In many ways, sales of services are different from product sales. When buying a service, the client pays for something intangible, for something they can’t touch, smell, or taste. That’s what makes clients less trusting, what makes it harder to sell services. There’s also an advantage - compared to products, it’s easier to match services to client needs, which increases the chance of a sale.

The recipe for excellent service sales is simple. You need an excellent client, excellent service, and an excellent sales representative. So, what can you do to turn average into excellent?


Of course you’d like customers to come to you. When you’re in a situation where you have to look for clients, think about how to do that. To know where to look, first you need to determine who you’re looking for. I know salespeople who claim that anyone could be their client. So, they search everywhere and have poor results.

Imagine your ideal client. One with whom you’d like to collaborate every day. One who needs your services the most.

Now create for them an avatar, also known as buyer persona, using the following scheme:

  • Do you sell to individual clients (B2C) or companies (B2B)?
    • For a B2C client, specify: gender, age, financial status, family income, marital status, number of children, place of residence, education, position (industry), weight, etc.
    • For a B2B client, specify: the industry, what they sell/offer, annual revenue, number of employees, where the company is located, and how many years it’s been on the market, brand recognition, etc.
  • Identify your client’s three biggest problems.
  • Imagine that you’re helping your client solve their problems. What does their ideal reality look like?
  • Indicate the three most important reasons why your client is afraid to buy from you.
  • Where is your client? Who do they spend time with? What do they do in their free time? What brands do they buy?

Now that you know who your ideal client is, think about where to find them. You have to take into account both where they are in the real world and what they do in the virtual space. Go where your avatar is.

Where to look for clients


    Take part in networking events. These are places where people come for the same reason you do - to find new contacts. Remember this important principle: talk about yourself and what you can do for others, but also listen carefully to what others can do for you. And another important thing: don’t try to sell at networking meetings. They’re only for exchanging contacts.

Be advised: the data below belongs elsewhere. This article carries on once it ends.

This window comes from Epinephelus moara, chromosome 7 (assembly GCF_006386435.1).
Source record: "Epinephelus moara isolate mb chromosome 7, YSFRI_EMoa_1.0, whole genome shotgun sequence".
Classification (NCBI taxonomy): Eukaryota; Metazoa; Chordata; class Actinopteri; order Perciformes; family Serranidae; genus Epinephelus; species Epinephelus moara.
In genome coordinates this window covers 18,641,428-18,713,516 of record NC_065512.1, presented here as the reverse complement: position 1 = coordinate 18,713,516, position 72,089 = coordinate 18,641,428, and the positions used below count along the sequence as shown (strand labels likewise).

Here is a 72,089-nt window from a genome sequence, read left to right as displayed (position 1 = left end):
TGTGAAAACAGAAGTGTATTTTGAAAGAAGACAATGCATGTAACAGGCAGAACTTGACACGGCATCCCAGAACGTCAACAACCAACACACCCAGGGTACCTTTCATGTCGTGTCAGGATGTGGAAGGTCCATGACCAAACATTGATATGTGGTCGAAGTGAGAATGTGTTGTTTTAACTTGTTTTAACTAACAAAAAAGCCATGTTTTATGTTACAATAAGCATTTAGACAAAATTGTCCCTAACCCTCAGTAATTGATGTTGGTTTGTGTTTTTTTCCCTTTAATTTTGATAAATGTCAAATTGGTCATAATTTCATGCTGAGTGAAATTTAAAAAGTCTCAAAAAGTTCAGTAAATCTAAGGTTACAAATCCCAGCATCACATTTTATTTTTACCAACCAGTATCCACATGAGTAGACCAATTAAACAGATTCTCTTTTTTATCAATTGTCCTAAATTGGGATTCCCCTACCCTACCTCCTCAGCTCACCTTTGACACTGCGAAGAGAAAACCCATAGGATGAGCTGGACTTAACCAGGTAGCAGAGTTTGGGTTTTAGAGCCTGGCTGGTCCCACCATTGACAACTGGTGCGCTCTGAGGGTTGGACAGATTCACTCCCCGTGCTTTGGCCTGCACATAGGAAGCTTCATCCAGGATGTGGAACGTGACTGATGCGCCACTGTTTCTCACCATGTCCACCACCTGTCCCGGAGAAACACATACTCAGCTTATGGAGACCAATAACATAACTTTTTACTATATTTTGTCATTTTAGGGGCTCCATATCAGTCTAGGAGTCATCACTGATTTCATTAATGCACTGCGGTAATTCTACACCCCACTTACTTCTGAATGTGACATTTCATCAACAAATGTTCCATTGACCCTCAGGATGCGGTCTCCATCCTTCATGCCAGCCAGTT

If you have a specific target client (avatar) then you certainly know what sites they like and which groups they belong to. These are the places where you can successfully search for potential clients.


    Find out which websites your target group likes. This will help you move on to the next point: Collaboration. How do you do that? You have to have a fan page. In the ‘Ad manager’ tab, you can view ‘Target group statistics.’ By choosing ‘Everyone on Facebook’ you can set the parameters of the target group based on which websites your ideal client likes.


    By using the Facebook Ads Manager or otherwise reflecting on what your client does, you can be present in the places they visit most often. If your target client often goes to the gym, make a deal with the gym, for example, to exchange client information.


    By organizing open days, free events, meetings, webinars, you get leads - in exchange for participating in such an event, the client must leave you a phone number and an email address. This helps you build trust in the service you offer - if the client knows how it works, they’ll have fewer doubts about buying it, or at least having a look at it.


You sell cosmetic services. You want to reach potential clients using printed leaflets.

The Avatar

Woman, 35 years old, mother of a primary school-age child, works for a medium-sized company, somewhere in the city centre. She earns about 2000 euros net, shops at discount supermarkets, loves fashion, beauty, and food.

Where to look

In front of her child’s school, in discount supermarkets, at office buildings in the city centre, on online forums about raising children, on Facebook groups related to fashion, beauty, and cooking.


Nowadays, offering a good service won’t bring clients knocking on your door. You need to think about what your competitive advantage is. Find something that distinguishes your services on the market and makes you at least a bit different from everyone else. There are two ways to do this: discover the advantage you already have, or create one.

A competitive advantage is often built unconsciously. Many businesspeople may not even realize that they have one. That’s why you have to think about what’s so special about your service that it distinguishes you from your competitors.

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